Six Degrees of Separation: from A Christmas Carol to Eleanor Oliphant is Completely Fine


It’s the 2nd December and Christmas will be going up Chez Hicks today. The family tradition when I was growing up was to put Christmas up on the 1st December, which has been tweaked to the first Saturday of December in our house. Either way, I’m only a day late.

It’s also time for December’s Six Degrees chain and I’m only a day late for this, too. This month we’re starting with Charles Dickens’s classic A Christmas Carol.


This is one of my father-in-law’s favourite books from childhood. I remember reading an abridged version first of all with scary illustrations, the most memorable of which was the ghost wrapped in chains. I also remember watching a film version starring Edward Woodward as the Ghost of Christmas Present. He terrified me. It took me a few years to get round to reading the full version. I’ve chosen a theme for my book chain that I’ll reveal the source of at the end.

One of my favourite books from childhood was When Hitler Stole Pink Rabbit.


I was obsessed with this book, borrowing it over and over again from the library, each time sharing in Anna’s outrage over the theft of her beloved toy by the Nazis, each time feeling the tension of life on the run. There’s nothing Christmassy about the story, but it shares the spirit of doing well by one another with A Christmas Carol. This is partly embodied by Anna’s decision to choose her newest toy over her familiar old favourite to take away with her. Maybe it’s because I’m in the midst of Christmas shopping, aware that I’m giving shiny new things that might displace old favourites, but sometimes I think we miss the point of Christmas.

Anyway. One of my mum’s favourite childhood books was Anne of Green Gables.


My mum introduced me to this classic series, set on Prince Edward Island at the beginning of the 20th century. This is another story of doing well by one another and of accepting people’s differences, with Anne Shirley winning round the formidable Marilla Cuthbert, who wanted a boy to help on the farm. The love between Marilla’s brother Matthew and Anne is the most beautiful thing about this book. Here’s a man who sees the good in someone and makes the case for letting her stay. One of my favourite bits of the book is when Matthew takes it upon himself to buy a dress for Anne to wear at a Christmas dance, and decides the dress must have puffed sleeves.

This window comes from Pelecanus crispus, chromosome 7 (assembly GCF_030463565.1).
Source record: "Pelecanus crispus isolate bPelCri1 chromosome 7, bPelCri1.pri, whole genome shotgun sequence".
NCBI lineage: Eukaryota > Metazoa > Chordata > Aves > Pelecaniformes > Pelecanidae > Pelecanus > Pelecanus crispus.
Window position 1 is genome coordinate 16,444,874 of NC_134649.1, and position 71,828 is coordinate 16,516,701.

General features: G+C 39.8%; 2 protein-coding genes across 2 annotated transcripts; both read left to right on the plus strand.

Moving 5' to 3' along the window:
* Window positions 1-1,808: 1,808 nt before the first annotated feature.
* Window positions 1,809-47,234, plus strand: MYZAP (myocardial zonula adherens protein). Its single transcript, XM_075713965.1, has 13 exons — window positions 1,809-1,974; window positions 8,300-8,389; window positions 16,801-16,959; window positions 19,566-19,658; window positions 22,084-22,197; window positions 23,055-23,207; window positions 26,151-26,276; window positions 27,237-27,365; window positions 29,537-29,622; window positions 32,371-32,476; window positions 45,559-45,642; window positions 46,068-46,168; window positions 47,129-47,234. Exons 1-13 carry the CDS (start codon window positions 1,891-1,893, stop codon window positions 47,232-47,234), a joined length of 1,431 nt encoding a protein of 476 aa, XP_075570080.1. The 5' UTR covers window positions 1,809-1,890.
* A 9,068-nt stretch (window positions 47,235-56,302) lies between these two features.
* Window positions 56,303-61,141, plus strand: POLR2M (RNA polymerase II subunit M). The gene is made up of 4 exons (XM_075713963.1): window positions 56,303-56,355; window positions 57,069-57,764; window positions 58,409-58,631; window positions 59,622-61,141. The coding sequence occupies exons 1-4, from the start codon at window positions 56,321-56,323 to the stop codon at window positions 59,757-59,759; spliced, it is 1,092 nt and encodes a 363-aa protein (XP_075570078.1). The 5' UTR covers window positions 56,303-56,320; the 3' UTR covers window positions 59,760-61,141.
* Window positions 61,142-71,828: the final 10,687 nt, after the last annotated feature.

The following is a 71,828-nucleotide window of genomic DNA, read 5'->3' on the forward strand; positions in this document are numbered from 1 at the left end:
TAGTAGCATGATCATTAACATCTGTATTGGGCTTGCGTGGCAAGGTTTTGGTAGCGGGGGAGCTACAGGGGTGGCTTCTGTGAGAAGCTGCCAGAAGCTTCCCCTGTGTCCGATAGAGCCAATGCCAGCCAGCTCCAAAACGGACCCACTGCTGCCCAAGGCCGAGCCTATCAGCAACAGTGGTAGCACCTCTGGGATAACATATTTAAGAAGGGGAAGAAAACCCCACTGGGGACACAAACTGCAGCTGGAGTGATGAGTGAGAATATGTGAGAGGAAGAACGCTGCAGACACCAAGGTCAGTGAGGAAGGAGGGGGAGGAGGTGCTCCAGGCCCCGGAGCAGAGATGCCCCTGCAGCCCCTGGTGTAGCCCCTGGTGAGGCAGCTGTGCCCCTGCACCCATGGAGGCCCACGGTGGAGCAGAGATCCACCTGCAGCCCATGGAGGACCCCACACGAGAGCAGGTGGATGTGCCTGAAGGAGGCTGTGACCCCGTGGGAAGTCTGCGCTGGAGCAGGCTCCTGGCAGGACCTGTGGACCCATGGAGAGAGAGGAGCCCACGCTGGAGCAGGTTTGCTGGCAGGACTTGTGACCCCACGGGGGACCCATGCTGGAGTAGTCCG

I read a few Dr Seuss books when I was a child, but they weren’t my favourites. I came late to the charms of Horton Hears A Who!


This is the best Dr Seuss book, in my opinion. Horton has amazing hearing and one day hears a voice from a speck of dust. He discovers the voice belongs to a Who, resident in Whoville. The more obvious Christmassy book featuring the Whos of Whoville is How the Grinch Stole Christmas, but Horton Hears A Who! is better. It’s about treating everyone equally because, of course, “A person is a person no matter how small.”

Among my most treasured books as a child was a box set of Dorothy Edwards books, including When My Naughty Little Sister Was Good.


I was, of course, the naughty little sister in my family, except I wasn’t really naughty and nor was the central character in this series of books. We just thought we could do the same things our older siblings could do and were frustrated when we weren’t allowed to. All we needed was a bit of understanding. This particular book has a hilarious episode where my naughty little sister tries to help Granny make a Christmas cake. I remember loving the detail in Shirley Hughes’s illustrations.

The Finn Family Moomintroll is another favourite childhood book, in a series of favourites.


As a child, I immersed myself in the alternative universe of Moominvalley, not really thinking about what it all meant. As an adult, I still love Tove Jannson’s Moomin series, and I have a broader understanding of their allegorical meaning. Jansson wrote from the perspective of someone whose country was repeatedly occupied, whose indigenous culture was looked down on. She filled Moominvalley with characters who look at life from different angles, and encourage you to take a different perspective on why some people behave differently to our own social norms.

I’ve focused on children’s books so far, but it isn’t only children’s books where we find the sentiments of seeing from a different perspective, treating people as equals, doing well by one another. A novel that I recently read which is all about accepting people for who they are is Eleanor Oliphant is Completely Fine.


I’ve reviewed the book on this site, so you can find out what I thought about it and why you should read it here.

My theme, if you hadn’t guessed, arises from Scrooge’s nephew talking about Christmas:

[It is ]the only time I know of, in the long calendar of the year, when men and women seem by one consent to open their shut-up hearts freely, and to think of people below them as if they really were fellow-passengers to the grave, and not another race of creatures bound on other journeys.

Amen to that! Except, it shouldn’t just be at Christmas that we think like that.

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